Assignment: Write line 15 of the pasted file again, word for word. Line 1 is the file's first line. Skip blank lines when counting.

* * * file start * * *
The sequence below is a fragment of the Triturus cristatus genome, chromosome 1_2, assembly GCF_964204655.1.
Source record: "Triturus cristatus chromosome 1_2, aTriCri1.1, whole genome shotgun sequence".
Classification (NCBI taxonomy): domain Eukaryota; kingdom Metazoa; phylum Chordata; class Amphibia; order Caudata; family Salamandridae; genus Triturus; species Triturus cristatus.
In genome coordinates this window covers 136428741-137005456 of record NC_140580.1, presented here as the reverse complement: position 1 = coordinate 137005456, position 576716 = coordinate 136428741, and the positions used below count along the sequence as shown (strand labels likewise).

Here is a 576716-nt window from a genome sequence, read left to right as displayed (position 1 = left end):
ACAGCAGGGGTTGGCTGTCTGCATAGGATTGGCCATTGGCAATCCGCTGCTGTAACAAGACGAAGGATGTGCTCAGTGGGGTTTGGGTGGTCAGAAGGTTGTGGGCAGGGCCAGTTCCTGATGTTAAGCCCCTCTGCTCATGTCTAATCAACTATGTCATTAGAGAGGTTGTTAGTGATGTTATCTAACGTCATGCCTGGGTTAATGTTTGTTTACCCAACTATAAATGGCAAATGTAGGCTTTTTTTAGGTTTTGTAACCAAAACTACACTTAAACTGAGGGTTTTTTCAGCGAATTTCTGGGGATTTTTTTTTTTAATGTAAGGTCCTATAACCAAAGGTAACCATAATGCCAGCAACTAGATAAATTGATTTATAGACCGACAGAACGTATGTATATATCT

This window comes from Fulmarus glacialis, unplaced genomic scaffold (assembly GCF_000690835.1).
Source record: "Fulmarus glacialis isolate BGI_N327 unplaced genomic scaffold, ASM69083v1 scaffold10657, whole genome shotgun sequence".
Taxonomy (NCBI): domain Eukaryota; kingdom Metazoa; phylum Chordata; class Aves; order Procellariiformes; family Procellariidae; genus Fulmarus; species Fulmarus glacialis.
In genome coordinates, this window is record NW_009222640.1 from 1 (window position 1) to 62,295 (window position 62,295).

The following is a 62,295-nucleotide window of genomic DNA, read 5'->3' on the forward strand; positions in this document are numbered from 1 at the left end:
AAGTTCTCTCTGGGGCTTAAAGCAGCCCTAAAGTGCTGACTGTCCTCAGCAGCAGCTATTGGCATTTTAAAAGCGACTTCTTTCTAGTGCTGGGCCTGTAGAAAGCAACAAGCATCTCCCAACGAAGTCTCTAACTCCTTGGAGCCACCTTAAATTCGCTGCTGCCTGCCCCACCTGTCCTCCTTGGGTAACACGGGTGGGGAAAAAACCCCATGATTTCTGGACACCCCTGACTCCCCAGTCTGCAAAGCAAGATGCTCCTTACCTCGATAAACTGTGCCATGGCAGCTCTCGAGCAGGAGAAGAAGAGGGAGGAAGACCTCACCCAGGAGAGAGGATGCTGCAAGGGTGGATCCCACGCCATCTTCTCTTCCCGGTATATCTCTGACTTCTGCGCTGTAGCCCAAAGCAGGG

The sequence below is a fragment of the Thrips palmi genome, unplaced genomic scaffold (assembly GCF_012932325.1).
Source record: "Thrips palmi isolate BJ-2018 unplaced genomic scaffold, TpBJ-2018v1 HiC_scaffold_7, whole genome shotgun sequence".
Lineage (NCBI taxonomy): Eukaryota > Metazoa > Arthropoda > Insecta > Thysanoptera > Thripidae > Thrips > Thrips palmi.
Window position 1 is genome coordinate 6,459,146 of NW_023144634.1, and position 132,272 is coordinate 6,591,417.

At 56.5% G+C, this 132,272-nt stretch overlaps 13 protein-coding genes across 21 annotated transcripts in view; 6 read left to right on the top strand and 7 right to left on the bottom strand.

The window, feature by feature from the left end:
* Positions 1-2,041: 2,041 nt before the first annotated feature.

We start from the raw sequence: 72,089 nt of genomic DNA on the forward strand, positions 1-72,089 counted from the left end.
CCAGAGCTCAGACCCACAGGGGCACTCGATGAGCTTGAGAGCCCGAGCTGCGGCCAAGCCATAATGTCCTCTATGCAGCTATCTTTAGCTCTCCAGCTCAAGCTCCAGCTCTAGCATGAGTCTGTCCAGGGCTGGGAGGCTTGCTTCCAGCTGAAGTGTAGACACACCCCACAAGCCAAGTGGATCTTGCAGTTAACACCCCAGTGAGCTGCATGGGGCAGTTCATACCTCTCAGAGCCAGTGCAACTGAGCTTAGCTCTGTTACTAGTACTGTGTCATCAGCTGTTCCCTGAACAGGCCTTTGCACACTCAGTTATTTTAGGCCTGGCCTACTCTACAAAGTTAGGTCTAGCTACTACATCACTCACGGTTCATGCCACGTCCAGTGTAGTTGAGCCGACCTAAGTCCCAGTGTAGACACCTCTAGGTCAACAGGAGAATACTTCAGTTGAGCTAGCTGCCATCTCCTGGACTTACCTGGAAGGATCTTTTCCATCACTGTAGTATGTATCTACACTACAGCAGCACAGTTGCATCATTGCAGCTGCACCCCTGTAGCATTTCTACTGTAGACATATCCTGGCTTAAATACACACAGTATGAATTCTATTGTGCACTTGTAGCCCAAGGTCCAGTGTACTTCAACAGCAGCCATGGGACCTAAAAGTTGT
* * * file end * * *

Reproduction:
Lineage (NCBI taxonomy): Eukaryota > Metazoa > Arthropoda > Insecta > Thysanoptera > Thripidae > Thrips > Thrips palmi.